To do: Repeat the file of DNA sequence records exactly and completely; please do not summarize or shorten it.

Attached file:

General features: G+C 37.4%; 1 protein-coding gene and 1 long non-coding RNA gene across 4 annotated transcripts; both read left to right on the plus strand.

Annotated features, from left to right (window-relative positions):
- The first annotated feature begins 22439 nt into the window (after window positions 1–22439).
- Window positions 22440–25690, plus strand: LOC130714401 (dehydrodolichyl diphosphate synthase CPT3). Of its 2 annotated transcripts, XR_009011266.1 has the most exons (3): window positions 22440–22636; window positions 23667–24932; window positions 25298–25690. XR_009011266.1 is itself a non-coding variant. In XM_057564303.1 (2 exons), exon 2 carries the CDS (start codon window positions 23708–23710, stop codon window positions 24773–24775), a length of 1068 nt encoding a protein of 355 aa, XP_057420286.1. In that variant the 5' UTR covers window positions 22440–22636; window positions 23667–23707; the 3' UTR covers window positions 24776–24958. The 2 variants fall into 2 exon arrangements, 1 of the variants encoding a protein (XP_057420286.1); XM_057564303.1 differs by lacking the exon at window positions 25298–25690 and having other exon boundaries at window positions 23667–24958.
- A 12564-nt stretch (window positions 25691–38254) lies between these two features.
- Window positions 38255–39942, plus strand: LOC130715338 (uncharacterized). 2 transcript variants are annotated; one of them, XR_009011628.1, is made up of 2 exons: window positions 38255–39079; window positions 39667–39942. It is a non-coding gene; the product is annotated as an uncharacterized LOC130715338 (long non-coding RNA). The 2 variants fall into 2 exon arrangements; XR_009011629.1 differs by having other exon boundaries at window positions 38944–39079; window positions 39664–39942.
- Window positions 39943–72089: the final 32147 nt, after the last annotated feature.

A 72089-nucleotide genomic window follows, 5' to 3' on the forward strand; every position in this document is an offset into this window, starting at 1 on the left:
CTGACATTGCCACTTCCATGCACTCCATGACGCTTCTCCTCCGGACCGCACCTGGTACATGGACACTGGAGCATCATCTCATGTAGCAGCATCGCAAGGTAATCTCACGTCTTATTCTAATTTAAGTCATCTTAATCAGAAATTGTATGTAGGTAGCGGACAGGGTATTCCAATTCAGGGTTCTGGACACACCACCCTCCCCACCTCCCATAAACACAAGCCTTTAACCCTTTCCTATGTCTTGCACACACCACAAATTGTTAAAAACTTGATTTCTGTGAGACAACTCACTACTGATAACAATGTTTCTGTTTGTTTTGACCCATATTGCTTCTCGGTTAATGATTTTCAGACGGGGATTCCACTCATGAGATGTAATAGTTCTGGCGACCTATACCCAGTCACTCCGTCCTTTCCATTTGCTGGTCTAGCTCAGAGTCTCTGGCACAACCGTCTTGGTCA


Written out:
General features: G+C 37.4%; 1 protein-coding gene and 1 long non-coding RNA gene across 4 annotated transcripts; both read left to right on the plus strand.

Annotated features, from left to right (window-relative positions):
- The first annotated feature begins 22439 nt into the window (after window positions 1–22439).
- Window positions 22440–25690, plus strand: LOC130714401 (dehydrodolichyl diphosphate synthase CPT3). Of its 2 annotated transcripts, XR_009011266.1 has the most exons (3): window positions 22440–22636; window positions 23667–24932; window positions 25298–25690. XR_009011266.1 is itself a non-coding variant. In XM_057564303.1 (2 exons), exon 2 carries the CDS (start codon window positions 23708–23710, stop codon window positions 24773–24775), a length of 1068 nt encoding a protein of 355 aa, XP_057420286.1. In that variant the 5' UTR covers window positions 22440–22636; window positions 23667–23707; the 3' UTR covers window positions 24776–24958. The 2 variants fall into 2 exon arrangements, 1 of the variants encoding a protein (XP_057420286.1); XM_057564303.1 differs by lacking the exon at window positions 25298–25690 and having other exon boundaries at window positions 23667–24958.
- A 12564-nt stretch (window positions 25691–38254) lies between these two features.
- Window positions 38255–39942, plus strand: LOC130715338 (uncharacterized). 2 transcript variants are annotated; one of them, XR_009011628.1, is made up of 2 exons: window positions 38255–39079; window positions 39667–39942. It is a non-coding gene; the product is annotated as an uncharacterized LOC130715338 (long non-coding RNA). The 2 variants fall into 2 exon arrangements; XR_009011629.1 differs by having other exon boundaries at window positions 38944–39079; window positions 39664–39942.
- Window positions 39943–72089: the final 32147 nt, after the last annotated feature.

A 72089-nucleotide genomic window follows, 5' to 3' on the forward strand; every position in this document is an offset into this window, starting at 1 on the left:
CTGACATTGCCACTTCCATGCACTCCATGACGCTTCTCCTCCGGACCGCACCTGGTACATGGACACTGGAGCATCATCTCATGTAGCAGCATCGCAAGGTAATCTCACGTCTTATTCTAATTTAAGTCATCTTAATCAGAAATTGTATGTAGGTAGCGGACAGGGTATTCCAATTCAGGGTTCTGGACACACCACCCTCCCCACCTCCCATAAACACAAGCCTTTAACCCTTTCCTATGTCTTGCACACACCACAAATTGTTAAAAACTTGATTTCTGTGAGACAACTCACTACTGATAACAATGTTTCTGTTTGTTTTGACCCATATTGCTTCTCGGTTAATGATTTTCAGACGGGGATTCCACTCATGAGATGTAATAGTTCTGGCGACCTATACCCAGTCACTCCGTCCTTTCCATTTGCTGGTCTAGCTCAGAGTCTCTGGCACAACCGTCTTGGTCA